Not many young students will volunteer information, unprompted, about feelings of depression or their recent experimentation with drugs.

That's why advocates, school employees and lawmakers are pushing for regular screenings of students at the middle- and high-school levels, as long as their parents consent.

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With a caseload of 400 students, counselor Cristina Puri at Lincoln Park Middle School typically wouldn't end up seeing a troubled student until someone else sensed an issue or the student was presenting outward signs in class.

Her school is one of a couple in the Garden State testing out a model known as SBIRT — Screening, Brief Intervention, and Referral to Treatment. Since November, 50 students were screened in a way that's meant to pick up on the need for mental health services or the severity of substance use.

"This is a wonderful way of catching students before they start to show these outward signs," Puri said.

Puri made her comments Wednesday during a virtual conversation about student mental health, presented by New Jersey Citizen Action.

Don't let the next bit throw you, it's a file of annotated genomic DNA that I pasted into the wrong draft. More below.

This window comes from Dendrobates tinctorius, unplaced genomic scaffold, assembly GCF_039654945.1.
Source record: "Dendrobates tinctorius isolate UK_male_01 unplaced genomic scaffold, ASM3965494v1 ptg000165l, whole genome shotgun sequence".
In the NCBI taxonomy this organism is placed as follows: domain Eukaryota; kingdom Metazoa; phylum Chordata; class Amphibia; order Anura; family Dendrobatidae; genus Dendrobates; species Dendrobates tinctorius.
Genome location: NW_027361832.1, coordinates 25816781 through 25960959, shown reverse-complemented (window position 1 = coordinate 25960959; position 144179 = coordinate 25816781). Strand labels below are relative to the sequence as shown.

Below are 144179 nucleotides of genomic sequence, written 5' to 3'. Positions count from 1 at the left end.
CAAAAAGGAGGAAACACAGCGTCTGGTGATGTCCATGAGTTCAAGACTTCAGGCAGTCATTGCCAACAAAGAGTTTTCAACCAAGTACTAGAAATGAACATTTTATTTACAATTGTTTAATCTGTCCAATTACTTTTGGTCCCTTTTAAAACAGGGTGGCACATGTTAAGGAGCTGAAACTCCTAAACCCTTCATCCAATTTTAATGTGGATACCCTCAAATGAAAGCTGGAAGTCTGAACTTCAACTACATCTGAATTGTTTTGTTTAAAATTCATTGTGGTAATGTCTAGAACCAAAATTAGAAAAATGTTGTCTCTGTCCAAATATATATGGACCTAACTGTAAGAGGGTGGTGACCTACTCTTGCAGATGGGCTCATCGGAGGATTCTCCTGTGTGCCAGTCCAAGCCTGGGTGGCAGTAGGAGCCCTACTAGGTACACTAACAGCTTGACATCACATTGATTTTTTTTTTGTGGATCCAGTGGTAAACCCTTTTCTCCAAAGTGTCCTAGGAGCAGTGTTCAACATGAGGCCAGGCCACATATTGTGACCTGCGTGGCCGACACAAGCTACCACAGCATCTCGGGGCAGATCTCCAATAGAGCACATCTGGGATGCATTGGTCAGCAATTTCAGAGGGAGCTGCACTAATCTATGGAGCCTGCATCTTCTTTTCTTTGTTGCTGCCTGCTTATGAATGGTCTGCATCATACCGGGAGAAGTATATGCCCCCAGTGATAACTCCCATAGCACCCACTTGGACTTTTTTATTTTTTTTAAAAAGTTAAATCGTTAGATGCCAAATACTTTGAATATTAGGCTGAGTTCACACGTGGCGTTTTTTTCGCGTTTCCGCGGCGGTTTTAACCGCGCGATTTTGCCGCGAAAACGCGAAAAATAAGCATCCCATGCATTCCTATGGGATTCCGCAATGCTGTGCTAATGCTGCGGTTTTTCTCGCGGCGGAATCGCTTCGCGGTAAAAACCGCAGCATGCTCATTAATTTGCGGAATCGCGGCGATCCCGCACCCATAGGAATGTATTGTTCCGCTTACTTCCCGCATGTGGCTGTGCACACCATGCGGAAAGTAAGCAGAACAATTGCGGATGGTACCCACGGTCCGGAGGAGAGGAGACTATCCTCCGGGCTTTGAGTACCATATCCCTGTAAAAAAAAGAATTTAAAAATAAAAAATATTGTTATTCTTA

NJCA said New Jersey is at a "pivotal moment" for mental health support, especially among students, as the COVID-19 pandemic approaches the 13-month mark. SBIRT is one of the most promising approaches, the group said.

The SBIRT model continues to be tested at Bordentown Regional High School. Twenty-seven face-to-face screenings so far have resulted in 11 brief interventions and five referrals to counseling.

"When a young teen sits across from you and opens their heart to you, it's a profound moment of truth," said Nell Geiger, the school's student assistance counselor. "One of the students shared that she had never shared with anyone what she shared in our office."

Both houses of the New Jersey Legislature have approved a measure that appropriates $1 million to annual mental health screenings in schools for students in grades seven through 12. Another measure that would require annual substance use surveys on each high school student was advanced by a Senate committee in March.

"The more we can to get to our youth at a young age, the better off we will be, to put them on a better path for their future and for their community's future," said Senator Anthony Bucco, R-Morris.

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